Hannemann's proposal not only leaves owner-occupant property rates the same, but also the rates of all other tax classes — commercial, resort/hotel, industrial and agricultural.
"Thank goodness for the nonhomeowner tax classification," the mayor said.
"Given these difficult times, it really is important that government not add to the burden of our residents who may be threatened with financial difficulties: furloughs, layoffs, wage reductions. So we really want to protect that homeowner who has a single property, on fixed income, and is experiencing some very difficult times."
He added: "We believe in the nonhomeowner classification you have individuals who have the ability to bear a higher tax rate, which is why we're proposing a 30 cents differential between the homeowner and the nonhomeowner."
Hannemann said he also doesn't want to burden businesses with a tax rate increase. "At the end of the day ... the private sector has to be robust. We don't want to compound the challenges they face."
Council Chairman Todd Apo and Budget Committee chairman Nestor Garcia both said they want to take a harder look at the situation before signing off on Hannemann's property tax plan.
"The council's going to obviously take a serious look at both sides of the ledger in this budget, both on the expense side and on the revenue side," Apo said.
Garcia said the Budget Committee is still trying to determine how many people are in the so-called "homeowner" class, consisting of owner-occupants, and who should be in it.
"Until that's explained to the satisfaction of the members, I'm not quite sure where we're going with the nonhomeowner classification or their property tax rate," Garcia said.
According to the Hannemann administration, there are 250,000 homeowners on O'ahu and 120,000 of those are nonoccupant owners.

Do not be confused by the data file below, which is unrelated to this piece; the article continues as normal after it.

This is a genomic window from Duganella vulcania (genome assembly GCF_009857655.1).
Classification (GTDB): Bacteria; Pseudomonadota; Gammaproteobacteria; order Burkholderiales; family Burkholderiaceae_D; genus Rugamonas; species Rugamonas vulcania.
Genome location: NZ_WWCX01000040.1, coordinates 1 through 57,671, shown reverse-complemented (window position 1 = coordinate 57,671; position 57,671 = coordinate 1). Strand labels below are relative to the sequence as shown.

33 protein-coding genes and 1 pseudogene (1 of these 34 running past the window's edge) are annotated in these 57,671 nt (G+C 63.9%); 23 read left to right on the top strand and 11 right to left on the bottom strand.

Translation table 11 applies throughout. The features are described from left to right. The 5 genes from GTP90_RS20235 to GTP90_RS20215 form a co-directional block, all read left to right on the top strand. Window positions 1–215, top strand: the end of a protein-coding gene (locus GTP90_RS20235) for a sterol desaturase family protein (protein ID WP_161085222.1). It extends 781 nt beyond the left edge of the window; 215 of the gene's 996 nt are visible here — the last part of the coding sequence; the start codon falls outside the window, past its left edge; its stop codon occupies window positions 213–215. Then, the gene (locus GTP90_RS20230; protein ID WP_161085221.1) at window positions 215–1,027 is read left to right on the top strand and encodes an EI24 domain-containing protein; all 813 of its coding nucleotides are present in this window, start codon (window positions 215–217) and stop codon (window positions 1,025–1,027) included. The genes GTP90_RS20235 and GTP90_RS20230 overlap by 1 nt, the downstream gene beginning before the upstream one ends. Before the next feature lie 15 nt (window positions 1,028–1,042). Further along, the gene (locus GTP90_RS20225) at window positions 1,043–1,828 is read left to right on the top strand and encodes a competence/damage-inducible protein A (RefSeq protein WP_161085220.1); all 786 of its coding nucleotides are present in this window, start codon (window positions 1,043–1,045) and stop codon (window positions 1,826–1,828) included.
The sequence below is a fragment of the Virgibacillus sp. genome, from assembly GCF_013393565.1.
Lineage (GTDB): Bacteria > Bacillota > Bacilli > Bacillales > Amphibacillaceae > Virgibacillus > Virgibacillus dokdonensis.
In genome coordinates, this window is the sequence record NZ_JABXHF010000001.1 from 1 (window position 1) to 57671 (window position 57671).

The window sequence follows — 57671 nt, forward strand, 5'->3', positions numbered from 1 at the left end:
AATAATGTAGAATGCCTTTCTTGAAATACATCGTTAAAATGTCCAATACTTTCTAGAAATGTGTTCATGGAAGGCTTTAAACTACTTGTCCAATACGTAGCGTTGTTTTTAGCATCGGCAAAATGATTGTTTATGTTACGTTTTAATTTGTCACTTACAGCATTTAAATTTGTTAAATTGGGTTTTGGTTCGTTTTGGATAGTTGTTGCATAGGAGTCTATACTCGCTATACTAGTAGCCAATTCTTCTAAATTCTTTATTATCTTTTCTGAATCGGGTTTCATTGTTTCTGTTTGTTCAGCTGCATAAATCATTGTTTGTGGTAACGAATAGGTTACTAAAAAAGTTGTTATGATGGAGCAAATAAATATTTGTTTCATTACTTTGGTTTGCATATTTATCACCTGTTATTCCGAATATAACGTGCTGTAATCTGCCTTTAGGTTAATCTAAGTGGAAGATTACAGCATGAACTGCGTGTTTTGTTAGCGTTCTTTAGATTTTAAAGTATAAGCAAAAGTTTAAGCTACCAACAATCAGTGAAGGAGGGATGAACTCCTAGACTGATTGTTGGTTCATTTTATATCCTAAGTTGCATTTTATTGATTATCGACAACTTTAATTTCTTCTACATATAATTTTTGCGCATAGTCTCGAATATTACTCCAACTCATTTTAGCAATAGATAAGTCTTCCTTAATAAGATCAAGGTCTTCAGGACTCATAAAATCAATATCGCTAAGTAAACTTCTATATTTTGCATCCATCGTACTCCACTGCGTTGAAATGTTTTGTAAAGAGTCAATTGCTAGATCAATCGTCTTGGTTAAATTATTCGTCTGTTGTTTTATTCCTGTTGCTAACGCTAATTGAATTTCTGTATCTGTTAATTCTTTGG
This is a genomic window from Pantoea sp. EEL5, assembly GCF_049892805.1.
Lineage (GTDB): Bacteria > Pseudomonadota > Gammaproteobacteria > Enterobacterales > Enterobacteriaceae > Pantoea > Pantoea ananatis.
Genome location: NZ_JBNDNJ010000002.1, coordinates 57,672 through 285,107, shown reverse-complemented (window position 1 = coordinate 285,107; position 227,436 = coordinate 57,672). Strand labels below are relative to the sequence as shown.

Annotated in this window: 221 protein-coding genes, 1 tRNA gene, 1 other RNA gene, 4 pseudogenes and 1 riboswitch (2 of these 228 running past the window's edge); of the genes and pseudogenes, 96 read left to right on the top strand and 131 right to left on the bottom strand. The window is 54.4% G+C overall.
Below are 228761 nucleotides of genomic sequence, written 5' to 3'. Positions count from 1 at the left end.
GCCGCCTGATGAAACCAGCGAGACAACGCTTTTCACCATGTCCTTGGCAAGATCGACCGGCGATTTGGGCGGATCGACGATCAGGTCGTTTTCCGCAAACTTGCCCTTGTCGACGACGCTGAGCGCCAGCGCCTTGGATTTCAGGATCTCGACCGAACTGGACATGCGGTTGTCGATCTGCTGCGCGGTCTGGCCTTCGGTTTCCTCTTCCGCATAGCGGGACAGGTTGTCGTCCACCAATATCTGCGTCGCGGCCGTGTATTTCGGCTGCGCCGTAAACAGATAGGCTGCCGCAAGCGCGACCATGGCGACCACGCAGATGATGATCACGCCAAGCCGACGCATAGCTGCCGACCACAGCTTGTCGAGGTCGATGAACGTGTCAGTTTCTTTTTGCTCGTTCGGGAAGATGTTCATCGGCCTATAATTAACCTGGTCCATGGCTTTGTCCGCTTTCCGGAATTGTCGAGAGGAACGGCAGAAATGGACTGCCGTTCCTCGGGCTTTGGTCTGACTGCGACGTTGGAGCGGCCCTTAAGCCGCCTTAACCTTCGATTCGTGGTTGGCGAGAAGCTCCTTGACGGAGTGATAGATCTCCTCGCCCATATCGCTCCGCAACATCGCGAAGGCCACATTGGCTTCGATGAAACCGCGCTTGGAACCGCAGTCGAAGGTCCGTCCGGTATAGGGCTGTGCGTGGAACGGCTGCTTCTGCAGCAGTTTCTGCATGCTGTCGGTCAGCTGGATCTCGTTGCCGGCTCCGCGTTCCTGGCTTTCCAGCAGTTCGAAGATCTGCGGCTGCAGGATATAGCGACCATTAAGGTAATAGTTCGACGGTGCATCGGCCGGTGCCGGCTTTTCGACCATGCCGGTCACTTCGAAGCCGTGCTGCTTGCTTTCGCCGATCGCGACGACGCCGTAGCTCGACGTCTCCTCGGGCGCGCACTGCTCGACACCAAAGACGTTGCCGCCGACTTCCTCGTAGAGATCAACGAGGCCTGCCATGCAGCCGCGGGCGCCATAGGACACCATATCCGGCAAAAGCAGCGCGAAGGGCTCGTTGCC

Lowell Kalapa, of the Tax Foundation of Hawai'i, said proposing that only investors and second-home property owners shoulder the bulk of a property tax increase is disingenuous and will end up hurting renters.
"It hides the true cost of operating our city," Kalapa said. "He thinks he's heaping on people who don't vote for him."
What the mayor is forgetting is that 41 percent of the state's population rents, he said.
Hannemann said rents have decreased in recent years as the economy has dipped. "We have always maintained that ... (rents are) market driven," he said. Landlords won't pass on additional costs "in a depressed market where people are going struggling. It ain't going to happen."
Through most of the past year, the administration has been warning of a $140 million shortfall in next year's operating budget.
Yesterday, Hannemann said the shortfall was reduced by $36 million because property tax assessments did not decline as much as expected. Meanwhile, the city has been able to gain an additional $20 million through restructured debt service.
One major component of the balanced budget is the withholding of about $43 million in future retiree health fund payments the city had been expecting to contribute to the state's Employer-Union Trust Fund. Hannemann said he wants to delay the payment until the economy improves.
The funds, now held in a city reserve account, would instead be used to pay for the city's current health fund obligations.
Hannemann said the city is not obligated to put the money into the state fund and not doing so won't affect anyone's health benefits. The mayor said he was concerned that state officials might try to raid the EUTF to balance the state budget.
Another way the city is saving money is continued budget restrictions on departments, totaling $18 million. Overtime and personal service contracts are to be cut an additional $7 million.